# Sustainability in Math Activities

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## Liberal Arts Math

19 matchesResults 1 - 19 of **19 matches**

The True Cost of Eggs: Commercial vs. Local part of Activities

Caira Bongers

How should I shower? part of Activities

Margaret Sullivan

In this activity, students will investigate the questions: What are the benefits/costs of 3 varieties of shower head types: standard, low flow, massage spray? Which would be best for a homeowner? For the university dorms?

Who Goes There? Estimating Ocean Populations in Chincoteague Bay part of Activities

Maria Hernandez; Itnuit Janovitz-Freireich

In this activity students use data to: rank species on the food chain, compute energy flow ratios and estimate fish populations in the Chincoteague Bay. Students also discuss the impact of the ecosystem and humans on this population, with an extension activity calculating the biodiversity of the system.

How Biodiverse is Lake Superior? An exercise in proportions. part of Activities

Stephanie Kajpust

Students use critical thinking and algebra to measure and evaluate the biodiversity in Lake Superior.

Salt Marshes: estimation techniques using basic algebra and geometry part of Activities

Yelena Meadows; Sharareh Nikbakht

The activity allows for learning about salt marshes ecosystem and practicing of basic math in estimations.

Estimating OUR Carbon Footprint part of Activities

Ben Galluzzo, Shippensburg University; Jean McGivney-Burelle; Rikki Wagstrom

Description here.

How much energy do you save by doubling insulation? part of Activities

Joseph Skufca

Students will be provided the governing equation for steady state heat transfer across a surface. They will use that equation to explore the effect of changing the insulation value on the amount of energy used.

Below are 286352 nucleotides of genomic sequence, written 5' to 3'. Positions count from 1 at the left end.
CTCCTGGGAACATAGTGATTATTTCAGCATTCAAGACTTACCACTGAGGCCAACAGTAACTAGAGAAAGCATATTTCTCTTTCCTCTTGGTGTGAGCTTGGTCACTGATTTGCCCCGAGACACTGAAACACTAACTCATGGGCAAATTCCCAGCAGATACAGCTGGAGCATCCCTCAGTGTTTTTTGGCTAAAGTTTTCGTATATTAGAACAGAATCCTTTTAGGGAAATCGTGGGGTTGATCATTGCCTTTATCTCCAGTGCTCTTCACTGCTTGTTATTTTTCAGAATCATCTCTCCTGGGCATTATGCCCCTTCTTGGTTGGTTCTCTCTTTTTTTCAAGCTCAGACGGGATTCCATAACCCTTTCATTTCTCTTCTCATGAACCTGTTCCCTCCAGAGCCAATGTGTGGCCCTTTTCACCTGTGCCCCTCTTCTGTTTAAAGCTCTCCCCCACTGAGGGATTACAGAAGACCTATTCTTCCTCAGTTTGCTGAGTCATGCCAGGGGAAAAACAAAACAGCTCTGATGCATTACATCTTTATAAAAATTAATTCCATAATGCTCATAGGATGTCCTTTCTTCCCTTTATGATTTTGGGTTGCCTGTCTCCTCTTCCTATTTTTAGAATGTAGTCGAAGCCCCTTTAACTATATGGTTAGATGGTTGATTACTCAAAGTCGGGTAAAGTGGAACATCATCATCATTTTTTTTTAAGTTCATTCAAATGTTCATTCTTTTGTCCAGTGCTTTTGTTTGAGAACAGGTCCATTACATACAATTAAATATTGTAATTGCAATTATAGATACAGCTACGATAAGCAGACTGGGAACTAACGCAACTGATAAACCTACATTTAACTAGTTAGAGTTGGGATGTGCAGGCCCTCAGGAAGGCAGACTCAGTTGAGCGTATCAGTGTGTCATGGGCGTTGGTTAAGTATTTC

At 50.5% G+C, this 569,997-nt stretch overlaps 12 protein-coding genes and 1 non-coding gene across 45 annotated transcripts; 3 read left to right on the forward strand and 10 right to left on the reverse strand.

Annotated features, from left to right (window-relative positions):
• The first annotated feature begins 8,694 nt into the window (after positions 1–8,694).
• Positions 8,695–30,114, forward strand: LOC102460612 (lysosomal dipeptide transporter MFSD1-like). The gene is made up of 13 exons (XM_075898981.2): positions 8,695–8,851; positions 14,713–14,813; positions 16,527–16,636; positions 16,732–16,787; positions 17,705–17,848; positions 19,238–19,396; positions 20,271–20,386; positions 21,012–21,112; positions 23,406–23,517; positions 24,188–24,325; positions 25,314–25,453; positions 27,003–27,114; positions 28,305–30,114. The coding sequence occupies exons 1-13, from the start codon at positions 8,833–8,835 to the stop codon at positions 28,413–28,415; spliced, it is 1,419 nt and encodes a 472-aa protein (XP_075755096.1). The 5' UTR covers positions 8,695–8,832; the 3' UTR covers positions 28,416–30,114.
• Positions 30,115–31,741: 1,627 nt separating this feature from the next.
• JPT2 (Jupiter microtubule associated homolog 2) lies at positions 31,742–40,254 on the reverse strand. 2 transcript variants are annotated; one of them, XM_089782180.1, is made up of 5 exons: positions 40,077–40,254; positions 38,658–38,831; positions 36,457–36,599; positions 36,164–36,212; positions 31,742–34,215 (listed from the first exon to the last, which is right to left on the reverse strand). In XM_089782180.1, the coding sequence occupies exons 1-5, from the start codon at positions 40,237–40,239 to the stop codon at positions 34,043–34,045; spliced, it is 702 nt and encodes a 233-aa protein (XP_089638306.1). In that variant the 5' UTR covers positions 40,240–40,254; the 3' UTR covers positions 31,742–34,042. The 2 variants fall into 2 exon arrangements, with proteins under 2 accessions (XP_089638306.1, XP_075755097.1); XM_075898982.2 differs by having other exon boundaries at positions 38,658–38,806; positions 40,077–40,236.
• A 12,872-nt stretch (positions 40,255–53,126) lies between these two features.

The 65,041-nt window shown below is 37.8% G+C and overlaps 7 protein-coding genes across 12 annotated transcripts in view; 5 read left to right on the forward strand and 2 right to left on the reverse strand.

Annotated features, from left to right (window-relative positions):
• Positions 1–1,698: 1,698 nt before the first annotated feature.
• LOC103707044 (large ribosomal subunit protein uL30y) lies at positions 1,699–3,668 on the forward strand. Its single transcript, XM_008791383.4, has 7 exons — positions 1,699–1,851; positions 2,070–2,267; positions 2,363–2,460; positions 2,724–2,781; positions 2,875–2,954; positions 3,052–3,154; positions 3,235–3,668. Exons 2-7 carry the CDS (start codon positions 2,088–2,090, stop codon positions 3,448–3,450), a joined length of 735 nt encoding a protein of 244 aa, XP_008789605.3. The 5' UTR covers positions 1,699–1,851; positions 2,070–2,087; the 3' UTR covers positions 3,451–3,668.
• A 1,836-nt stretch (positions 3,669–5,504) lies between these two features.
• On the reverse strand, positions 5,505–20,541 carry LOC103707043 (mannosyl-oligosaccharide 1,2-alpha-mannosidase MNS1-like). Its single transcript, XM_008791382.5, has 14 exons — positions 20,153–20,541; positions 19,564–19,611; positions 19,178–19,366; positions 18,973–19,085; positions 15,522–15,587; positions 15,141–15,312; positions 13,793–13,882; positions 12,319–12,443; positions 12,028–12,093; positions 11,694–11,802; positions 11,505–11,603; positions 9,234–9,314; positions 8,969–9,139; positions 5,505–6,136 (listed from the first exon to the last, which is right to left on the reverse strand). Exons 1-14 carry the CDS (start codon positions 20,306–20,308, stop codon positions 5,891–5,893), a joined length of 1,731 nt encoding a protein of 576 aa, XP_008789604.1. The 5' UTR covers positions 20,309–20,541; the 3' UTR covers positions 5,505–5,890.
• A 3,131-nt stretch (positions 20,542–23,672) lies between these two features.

Simple Population Space Usage part of Activities

Bill Bauldry

Students find current values for world and US populations, the area of Texas, and the size of the average house in the USA. Students then look at ratios to assess land usage.

Water conservation part of Activities

Holly Partridge

Small amounts of water in one home dripping from a faucet can add up to huge monetary and resource losses

Arctic Sea Ice Extent part of Activities

Bill Bauldry

Student teams investigate Arctic Sea Ice by analyzing actual data and making predictions. A worthwhile extension is to predict the first year that the Arctic Ocean will be ice free.

How Big is Your Breakfast Footprint? part of Activities

Ben Galluzzo, Shippensburg University

Calculation of a carbon footprint resulting from common breakfast choices illustrates the importance of contextualization.

Modeling: (1) Revenue Neutral Carbon Taxes; (2) Accelerated atmospheric C02 concentrations part of Activities

Martin Walter

Design a revenue neutral carbon tax and a plan for implementation; together with a model for what happens if we do not institute such a tax-system.

Energy Cost of Engine Idling part of Activities

Ben Fusaro

This is an open-ended but elementary modeling exercise about idling energy behaviors and impacts.

Should I Unplug? part of Activities

Lori Carmack

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A Monarchy Deposed: The Demise of the Monarch Butterfly part of Activities

Daniel Abel

Monarch butterflies (scientific name: Danaus plexippus) migrate annually to forests in central Mexico from Canada and California. Those surviving the 1200 - 2800 mile migration overwinter in Mexico. In this activity, students will learn about the conservation biology of monarch butterflies, threats to their survival, the implications of their potential extinction, and ways to protect the species.

Economics of installing Solar PV panels: is it worth it to the individual? part of Activities

Martin Walter

We show that it is economical for an individual to install solar photovoltaic panels in Denver, Colorado; and this is a sustainable strategy for society at large.

What's for Dinner? Analyzing Historical Data about the American Diet part of Activities

Jessica Libertini

In this activity, students research the historical food consumption data from the U.S. Department of Agriculture to observe trends, develop regressions, predict future behavior, and discuss broader impacts.

One day it is too hot and other days it is too cold. Do we need to replace the HVAC system? part of Activities

Monika Kiss

This project will allow students to create a mathematical model to help in making decision about replacing HVAC units on a large scale.

Sustainability Efforts on Our Campus: A Mathematical Analysis part of Activities

Lori Carmack

In these open-ended but simple activities, students use basic mathematics and descriptive statistics to analyze campus sustainability efforts.